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Teachers Get VIP Treatment at the Getty Center

August 2nd, 2012

Most Getty Museum staff members have never been to our paintings storage area, but today the participants of the Art & Language Arts (ALA) program got a special behind-the-scenes tour. What a special treat after four intensive days of workshops, tours, art-making, lesson planning, and reading discussions!

Speaking of readings…ALA teachers, please leave a comment that describes a concrete way that you can develop your students’ artistic and perceptual growth (see the list on p. 19 of your reading).

  1. Ethel
    August 2nd, 2012 at 20:40 | #1

    Engaging students in the dialogue about art, any form of art, can be a safe, open ended activity that not only supports students’ artistic and perceptual abilities, but also their vocabulary development and oral language skills. It’s a win, win!

  2. Marla Axelrode
    August 2nd, 2012 at 21:38 | #2

    To build the students’ artistic and perceptual skills, I would take them on a nature walk to collect leaves of a variety of shapes and sizes. The student’s could discuss in their groups the words they would use to describe their leaves. (Eg. shape, size, color) The teacher could then model how they could use their leaves to make crayon rubbings on a white paper. The students could learn how to make separate and overlapping shapes. They could choose any color they like since leaves change colors, or they could make colorful leaves from their imagination.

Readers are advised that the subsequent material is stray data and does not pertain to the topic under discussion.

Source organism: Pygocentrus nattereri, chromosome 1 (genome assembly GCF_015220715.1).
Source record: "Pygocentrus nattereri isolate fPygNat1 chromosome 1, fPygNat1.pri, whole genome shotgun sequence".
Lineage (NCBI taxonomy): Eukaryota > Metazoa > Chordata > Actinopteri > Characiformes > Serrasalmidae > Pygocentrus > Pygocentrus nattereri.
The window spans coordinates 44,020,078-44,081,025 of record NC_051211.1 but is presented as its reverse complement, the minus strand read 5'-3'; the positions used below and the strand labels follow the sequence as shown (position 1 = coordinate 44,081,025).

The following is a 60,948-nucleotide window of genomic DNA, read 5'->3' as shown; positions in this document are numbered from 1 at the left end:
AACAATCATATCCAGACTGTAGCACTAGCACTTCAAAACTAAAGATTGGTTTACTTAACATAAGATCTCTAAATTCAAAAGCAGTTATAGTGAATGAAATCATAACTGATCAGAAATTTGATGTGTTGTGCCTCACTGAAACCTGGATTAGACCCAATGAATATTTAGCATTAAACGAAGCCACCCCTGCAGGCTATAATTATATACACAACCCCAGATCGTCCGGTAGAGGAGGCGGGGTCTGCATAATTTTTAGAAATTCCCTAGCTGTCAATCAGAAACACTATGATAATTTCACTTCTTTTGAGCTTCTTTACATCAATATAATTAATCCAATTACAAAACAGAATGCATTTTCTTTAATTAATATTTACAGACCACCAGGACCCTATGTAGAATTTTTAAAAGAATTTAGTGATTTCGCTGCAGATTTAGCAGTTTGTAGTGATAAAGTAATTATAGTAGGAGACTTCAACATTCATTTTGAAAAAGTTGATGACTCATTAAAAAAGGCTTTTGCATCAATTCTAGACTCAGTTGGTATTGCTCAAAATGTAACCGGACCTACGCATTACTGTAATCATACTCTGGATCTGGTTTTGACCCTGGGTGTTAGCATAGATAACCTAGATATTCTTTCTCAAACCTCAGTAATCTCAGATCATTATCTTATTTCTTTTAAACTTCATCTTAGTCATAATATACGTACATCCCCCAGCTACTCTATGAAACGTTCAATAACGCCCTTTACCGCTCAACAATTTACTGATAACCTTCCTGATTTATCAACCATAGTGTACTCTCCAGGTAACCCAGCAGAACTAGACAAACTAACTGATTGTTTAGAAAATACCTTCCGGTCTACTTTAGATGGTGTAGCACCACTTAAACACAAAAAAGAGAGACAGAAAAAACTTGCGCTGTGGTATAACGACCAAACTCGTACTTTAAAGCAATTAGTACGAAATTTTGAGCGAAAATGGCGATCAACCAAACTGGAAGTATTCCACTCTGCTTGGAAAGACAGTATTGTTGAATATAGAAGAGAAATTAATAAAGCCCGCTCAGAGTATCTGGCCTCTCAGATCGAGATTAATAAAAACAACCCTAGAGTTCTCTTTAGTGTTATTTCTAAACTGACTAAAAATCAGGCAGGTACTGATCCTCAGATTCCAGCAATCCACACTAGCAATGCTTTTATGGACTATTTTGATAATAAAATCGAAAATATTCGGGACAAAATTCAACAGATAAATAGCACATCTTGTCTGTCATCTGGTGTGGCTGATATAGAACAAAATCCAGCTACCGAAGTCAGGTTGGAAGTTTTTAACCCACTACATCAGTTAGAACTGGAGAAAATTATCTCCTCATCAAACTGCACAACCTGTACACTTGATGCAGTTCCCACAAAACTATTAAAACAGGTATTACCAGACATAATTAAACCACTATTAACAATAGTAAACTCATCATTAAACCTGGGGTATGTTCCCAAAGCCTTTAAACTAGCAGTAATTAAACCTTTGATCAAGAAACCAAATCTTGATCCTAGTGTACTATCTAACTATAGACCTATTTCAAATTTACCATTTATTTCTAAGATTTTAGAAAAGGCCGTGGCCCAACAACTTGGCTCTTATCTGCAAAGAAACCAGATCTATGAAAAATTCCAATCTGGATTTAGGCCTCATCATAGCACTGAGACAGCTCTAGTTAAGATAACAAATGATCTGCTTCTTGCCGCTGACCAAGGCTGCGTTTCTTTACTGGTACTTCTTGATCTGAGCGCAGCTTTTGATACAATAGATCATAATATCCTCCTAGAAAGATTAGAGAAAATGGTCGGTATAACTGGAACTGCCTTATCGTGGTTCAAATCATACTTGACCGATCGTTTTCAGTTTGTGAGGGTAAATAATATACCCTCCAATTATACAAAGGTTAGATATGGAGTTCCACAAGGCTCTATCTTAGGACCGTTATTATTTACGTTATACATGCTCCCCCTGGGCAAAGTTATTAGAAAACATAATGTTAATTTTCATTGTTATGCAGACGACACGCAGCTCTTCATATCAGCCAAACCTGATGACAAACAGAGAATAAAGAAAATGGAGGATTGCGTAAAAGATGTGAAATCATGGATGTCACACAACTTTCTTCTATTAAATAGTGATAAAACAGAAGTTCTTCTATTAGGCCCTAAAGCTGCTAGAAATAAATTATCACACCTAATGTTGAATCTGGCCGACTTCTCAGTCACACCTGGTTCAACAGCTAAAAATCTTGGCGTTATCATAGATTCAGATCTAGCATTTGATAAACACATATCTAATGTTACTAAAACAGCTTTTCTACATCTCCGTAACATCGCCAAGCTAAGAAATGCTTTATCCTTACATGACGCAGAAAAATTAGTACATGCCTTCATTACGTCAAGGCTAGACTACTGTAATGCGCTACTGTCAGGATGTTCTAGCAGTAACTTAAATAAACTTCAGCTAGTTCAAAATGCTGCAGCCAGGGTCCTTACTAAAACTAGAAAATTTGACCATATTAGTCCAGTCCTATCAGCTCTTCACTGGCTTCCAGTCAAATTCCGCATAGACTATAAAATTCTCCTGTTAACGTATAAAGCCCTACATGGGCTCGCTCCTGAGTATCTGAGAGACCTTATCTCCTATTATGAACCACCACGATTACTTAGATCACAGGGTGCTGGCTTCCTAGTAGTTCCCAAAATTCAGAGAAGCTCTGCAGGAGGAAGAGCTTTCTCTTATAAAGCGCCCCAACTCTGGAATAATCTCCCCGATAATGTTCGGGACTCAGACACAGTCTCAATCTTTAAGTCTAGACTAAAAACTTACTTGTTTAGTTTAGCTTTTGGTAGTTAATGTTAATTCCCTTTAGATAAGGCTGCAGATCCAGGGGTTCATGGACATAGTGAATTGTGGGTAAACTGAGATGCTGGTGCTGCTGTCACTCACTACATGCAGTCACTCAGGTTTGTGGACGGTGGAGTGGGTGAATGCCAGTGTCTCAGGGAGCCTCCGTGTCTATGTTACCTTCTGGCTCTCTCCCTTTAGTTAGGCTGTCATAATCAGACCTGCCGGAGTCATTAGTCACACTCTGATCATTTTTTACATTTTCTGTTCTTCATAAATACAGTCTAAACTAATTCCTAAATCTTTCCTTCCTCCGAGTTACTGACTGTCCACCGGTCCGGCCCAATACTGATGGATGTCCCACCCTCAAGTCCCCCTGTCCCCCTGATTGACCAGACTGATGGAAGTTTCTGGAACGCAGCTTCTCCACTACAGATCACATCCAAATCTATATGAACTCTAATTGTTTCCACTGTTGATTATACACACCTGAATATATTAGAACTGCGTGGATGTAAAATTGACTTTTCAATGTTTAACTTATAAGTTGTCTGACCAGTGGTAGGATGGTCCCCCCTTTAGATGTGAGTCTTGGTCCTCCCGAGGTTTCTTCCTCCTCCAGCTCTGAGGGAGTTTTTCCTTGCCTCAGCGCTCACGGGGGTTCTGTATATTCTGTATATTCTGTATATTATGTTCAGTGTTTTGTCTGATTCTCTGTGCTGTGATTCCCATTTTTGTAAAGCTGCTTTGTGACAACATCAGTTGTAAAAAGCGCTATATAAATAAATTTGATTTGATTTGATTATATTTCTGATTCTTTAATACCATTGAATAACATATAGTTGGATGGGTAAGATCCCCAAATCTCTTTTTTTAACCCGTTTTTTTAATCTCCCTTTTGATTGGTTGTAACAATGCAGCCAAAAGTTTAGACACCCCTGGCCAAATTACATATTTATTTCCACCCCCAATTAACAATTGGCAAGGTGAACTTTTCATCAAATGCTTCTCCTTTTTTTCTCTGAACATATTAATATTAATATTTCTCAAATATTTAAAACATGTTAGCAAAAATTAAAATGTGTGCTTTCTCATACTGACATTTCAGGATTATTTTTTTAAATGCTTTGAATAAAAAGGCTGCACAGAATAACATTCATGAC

3. Noelia Monarrez
    August 2nd, 2012 at 21:46 | #3

    An activity that would assist my kindergarten students on visual perception would be to make a scrap book on various colors. They could use pictures from old magazines, print outs and their own drawing to paste on the appropriate color pages. The students would then be encouraged to share their books in a small group setting.

  4. Tan
    August 2nd, 2012 at 21:56 | #4

    The majority of students in my classroom cannot write by themselves. I use drawing as one of the ways for the students to express themselves. For example, when the students finish their work early, they have two options, to read or to draw. Even though they still struggle with fine motor skills, many of them choose to draw!

    Also, our class participates in the Very Special Arts Festival at the Music Center where we perform singing and showcase our artwork. This year we were inspired by the drip and splash style of Jackson Pollock and created paintings to accompany the performance.

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